By Joe Pulizzi published August 5, 2010

There are two types of marketers: Content marketers and everyone else

I spent my lunch hour today enjoying this video from Jason Calacanis about entrepreneurship. Toward the beginning of the video, Jason makes this comment:

There are two types of people: Entrepreneurs and everyone else.

Jason then goes on to talk about how entrepreneurs are Samurai’s and that people who work for other people without aspirations are like rice pickers. They settle. Tell us how you really feel Jason!

For whatever you think about Jason’s comments, he is trying to make the point that the two groups, in general, have significantly different attitudes about what’s possible.

I see the same attitude difference in marketers all the time. One of the main tenets of content marketing is the belief that the brand (led by the marketer) can and should create and distribute the best content in the industry. That means developing better information about the industry and what’s important to the brand’s customers than any trade magazine or media source in the business.

When I bring this up in small group settings with marketers, most just shake their heads.  “Not possible,” says one. “Unlikely,” says another.

And there is the problem.  Creating the best content marketing in your industry is rarely about skills, resources or budget.  The best always find a way.  It’s almost always about the want, need and passion that it can be done, and that it’s both good for your customer and your business.

Companies like Hubspot, Miller Electric and Pinsent Masons are market leaders because they take this belief seriously. The rest just…settle.

Author: Joe Pulizzi

Joe Pulizzi is the Founder of Content Marketing Institute, a UBM company, the leading education and training organization for content marketing, which includes the largest in-person content marketing event in the world, Content Marketing World. Joe is the winner of the 2014 John Caldwell Lifetime Achievement Award from the Content Council. Joe’s the author of five books, including his latest, Killing Marketing. His third book, Epic Content Marketing was named one of “Five Must Read Business Books of 2013” by Fortune Magazine. If you ever see Joe in person, he’ll be wearing orange. Follow him on Twitter @JoePulizzi.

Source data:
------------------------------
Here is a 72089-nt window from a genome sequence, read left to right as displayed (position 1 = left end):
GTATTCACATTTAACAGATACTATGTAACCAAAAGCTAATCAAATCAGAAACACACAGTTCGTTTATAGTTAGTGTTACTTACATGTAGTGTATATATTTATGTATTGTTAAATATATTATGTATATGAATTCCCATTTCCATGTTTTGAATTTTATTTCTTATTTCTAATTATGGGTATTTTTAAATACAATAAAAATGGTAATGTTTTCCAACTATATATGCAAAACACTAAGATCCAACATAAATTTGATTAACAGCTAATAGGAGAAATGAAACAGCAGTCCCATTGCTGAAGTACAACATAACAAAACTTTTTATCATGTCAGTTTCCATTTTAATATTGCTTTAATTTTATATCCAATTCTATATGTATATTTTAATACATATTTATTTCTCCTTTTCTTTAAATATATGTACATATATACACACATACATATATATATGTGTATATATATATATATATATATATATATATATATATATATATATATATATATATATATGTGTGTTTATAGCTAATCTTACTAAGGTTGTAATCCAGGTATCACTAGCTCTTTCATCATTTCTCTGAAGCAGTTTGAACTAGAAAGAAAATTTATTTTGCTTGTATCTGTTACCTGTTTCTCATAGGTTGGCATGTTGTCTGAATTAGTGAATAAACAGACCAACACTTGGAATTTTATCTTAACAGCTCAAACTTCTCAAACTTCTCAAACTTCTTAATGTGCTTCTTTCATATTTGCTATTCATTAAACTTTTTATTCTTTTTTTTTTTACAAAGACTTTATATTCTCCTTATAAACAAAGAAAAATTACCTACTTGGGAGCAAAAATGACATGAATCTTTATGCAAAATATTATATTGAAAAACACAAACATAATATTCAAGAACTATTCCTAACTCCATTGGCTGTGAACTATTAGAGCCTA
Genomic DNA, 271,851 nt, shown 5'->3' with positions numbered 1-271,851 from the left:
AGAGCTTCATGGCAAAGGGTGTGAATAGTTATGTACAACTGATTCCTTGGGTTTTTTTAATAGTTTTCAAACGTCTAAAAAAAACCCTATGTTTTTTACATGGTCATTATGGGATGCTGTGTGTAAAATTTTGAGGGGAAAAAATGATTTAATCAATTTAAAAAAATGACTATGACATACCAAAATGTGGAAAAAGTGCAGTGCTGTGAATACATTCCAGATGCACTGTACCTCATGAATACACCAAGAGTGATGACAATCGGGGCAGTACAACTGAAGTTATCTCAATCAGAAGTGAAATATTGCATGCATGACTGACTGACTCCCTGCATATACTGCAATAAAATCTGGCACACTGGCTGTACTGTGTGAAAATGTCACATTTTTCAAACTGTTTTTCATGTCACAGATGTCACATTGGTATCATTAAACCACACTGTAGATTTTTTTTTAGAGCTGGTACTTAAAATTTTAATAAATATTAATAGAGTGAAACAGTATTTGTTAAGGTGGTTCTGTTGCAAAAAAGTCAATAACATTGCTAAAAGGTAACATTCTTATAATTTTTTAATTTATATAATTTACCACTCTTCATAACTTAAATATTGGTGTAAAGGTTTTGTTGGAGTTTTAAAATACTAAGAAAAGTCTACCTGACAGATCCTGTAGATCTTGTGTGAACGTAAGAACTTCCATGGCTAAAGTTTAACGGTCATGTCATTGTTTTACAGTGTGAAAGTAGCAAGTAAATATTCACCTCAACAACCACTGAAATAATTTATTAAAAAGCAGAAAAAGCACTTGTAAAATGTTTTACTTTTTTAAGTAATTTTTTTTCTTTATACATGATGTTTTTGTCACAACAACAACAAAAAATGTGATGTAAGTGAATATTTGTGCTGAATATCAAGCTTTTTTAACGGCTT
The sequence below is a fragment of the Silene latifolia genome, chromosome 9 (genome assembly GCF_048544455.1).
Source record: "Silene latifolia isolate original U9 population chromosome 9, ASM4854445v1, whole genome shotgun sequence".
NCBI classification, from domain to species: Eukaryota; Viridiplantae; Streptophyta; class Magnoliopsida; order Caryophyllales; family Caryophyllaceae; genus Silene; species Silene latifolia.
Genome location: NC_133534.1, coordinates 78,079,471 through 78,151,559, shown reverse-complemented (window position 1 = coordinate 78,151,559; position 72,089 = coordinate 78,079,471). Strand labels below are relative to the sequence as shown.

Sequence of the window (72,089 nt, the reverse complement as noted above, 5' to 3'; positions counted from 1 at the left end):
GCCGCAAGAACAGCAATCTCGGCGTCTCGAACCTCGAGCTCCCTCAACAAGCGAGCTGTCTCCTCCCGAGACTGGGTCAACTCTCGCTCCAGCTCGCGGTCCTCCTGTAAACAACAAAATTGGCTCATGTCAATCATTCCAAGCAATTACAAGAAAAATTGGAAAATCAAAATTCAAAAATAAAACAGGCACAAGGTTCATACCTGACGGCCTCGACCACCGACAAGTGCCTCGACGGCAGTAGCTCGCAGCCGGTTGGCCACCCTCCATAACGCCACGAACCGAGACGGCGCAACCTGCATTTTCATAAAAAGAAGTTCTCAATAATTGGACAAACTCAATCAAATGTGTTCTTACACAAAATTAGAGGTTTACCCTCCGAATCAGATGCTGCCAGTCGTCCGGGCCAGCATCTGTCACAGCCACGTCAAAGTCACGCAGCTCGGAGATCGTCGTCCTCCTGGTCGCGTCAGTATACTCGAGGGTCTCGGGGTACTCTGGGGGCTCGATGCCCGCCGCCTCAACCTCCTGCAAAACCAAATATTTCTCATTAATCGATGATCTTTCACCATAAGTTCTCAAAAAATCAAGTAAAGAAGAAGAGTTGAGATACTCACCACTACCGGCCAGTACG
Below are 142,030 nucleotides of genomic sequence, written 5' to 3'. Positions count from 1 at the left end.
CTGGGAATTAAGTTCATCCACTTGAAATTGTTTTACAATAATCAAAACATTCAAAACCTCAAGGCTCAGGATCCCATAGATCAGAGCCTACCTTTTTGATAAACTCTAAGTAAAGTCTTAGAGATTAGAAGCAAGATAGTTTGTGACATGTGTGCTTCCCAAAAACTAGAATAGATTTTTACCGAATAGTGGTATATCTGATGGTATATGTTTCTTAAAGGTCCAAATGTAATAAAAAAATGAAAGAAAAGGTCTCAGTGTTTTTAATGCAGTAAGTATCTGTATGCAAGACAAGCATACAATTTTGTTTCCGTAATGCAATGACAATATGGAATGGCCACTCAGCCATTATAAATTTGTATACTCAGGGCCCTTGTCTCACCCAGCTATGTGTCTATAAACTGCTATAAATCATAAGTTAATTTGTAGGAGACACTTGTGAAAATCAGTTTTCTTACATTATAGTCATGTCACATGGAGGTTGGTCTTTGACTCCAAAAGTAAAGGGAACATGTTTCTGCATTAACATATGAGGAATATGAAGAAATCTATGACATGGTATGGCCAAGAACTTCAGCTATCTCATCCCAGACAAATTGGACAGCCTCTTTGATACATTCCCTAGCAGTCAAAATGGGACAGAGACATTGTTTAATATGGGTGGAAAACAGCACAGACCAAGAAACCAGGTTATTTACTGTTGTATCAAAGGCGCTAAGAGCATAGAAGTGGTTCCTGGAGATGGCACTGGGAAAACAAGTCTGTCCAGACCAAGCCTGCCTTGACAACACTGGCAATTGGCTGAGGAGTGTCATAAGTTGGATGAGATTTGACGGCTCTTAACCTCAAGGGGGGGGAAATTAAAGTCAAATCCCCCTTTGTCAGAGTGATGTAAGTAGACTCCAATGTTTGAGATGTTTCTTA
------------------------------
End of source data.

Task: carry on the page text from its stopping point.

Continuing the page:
Other posts by Joe Pulizzi

Join Over 200,000 of your Peers!

Get daily articles and news delivered to your email inbox and get CMI’s exclusive e-book Get Inspired: 75 (More) Content Marketing Examples FREE!

  • http://www.SchoolofCoachingMastery.com Julia Stewart

    Thank you for this ~ Old ways die hard, but once you employ a good content marketing strategy, you’ll never go back. It’s not just the business that you get, but the good will, kudos and positive branding that make it both fun AND profitable.

  • http://www.powerfitz.com/blog/blog/wordpress Francis Walsh

    My sentiment exactly.

  • http://www.pacecommunications.com/blog John Cass

    I was just thinking that without the rest of us, the entrepreneur cannot succeed, and that today’s employment figures will show that the rest of us cannot get working without entrepreneurs!

  • http://www.reputationtorevenue.com Rob Leavitt

    Thanks Joe, great post. Attitude and orientation are definitely critical; lots of companies spend big bucks on content without even thinking about, never mind trying to be the industry leader in ideas and insight. And they end up with just lots of random content.
    On the other hand, skills, resources, and budgets definitely matter if you have the orientation. I don’t know your other two examples, but HubSpot clearly spends a lot of time and money hiring and supporting skilled people specifically to do content marketing – seemingly much more than other companies its size.
    So, can’t get there without desire and a map, but you need the gas, too!

  • http://blog.junta42.com Joe Pulizzi

    Hi Rob…thanks for the comment. I completely agree with your point on skills and resources, but you have to have the desire to be great first. Gas without direction doesn’t do you any good.

  • http://www.ptc.com Rachel Nislick

    Nice post. It’s nice to see PTC getting on board this train with the desire and will. (And of course the reality of the resources & budget follow after that.)

  • http://www.radian6.com Teresa Basich

    Nice post, Joe. I believe some of the hesitance marketers have is due to a lack of faith in their product or brand. All too often, people just do their job instead of invest themselves in a company they truly believe in. When you believe in the value of your company and its products, you have a hard time seeing how you *can’t* contribute expertise, as a brand, to your industry.
    Cheers,
    Teresa

  • http://www.theinternettimemachine.com Vee Sweeney

    People love to learn and find out information and a good piece of content is loved for those reasons as well. Personally, if I am reading content that is short, messy and does not have a valid point or argument, then I have no interest in the company that wrote that article. If a title says that I am going to learn something, know something or find out something, then the article or piece of content better live up to that title.

  • http://www.grt2studios.com Greg Taylor

    Great content is king of the marketing world. Key word being Great, of course.

  • http://earning-onweb.blogspot.com/ amr mettwally abd elhafeez

    Traffic is the currency of the web. The more traffic your website has, the easier it will be to achieve your objective, be it to make money, to spread your ideas, to connect with other people or anything else.
    That is why we decided to create a compilation with 100 ways you can use to increase your website traffic. Apply some (or most) of them and we are sure your numbers will go up!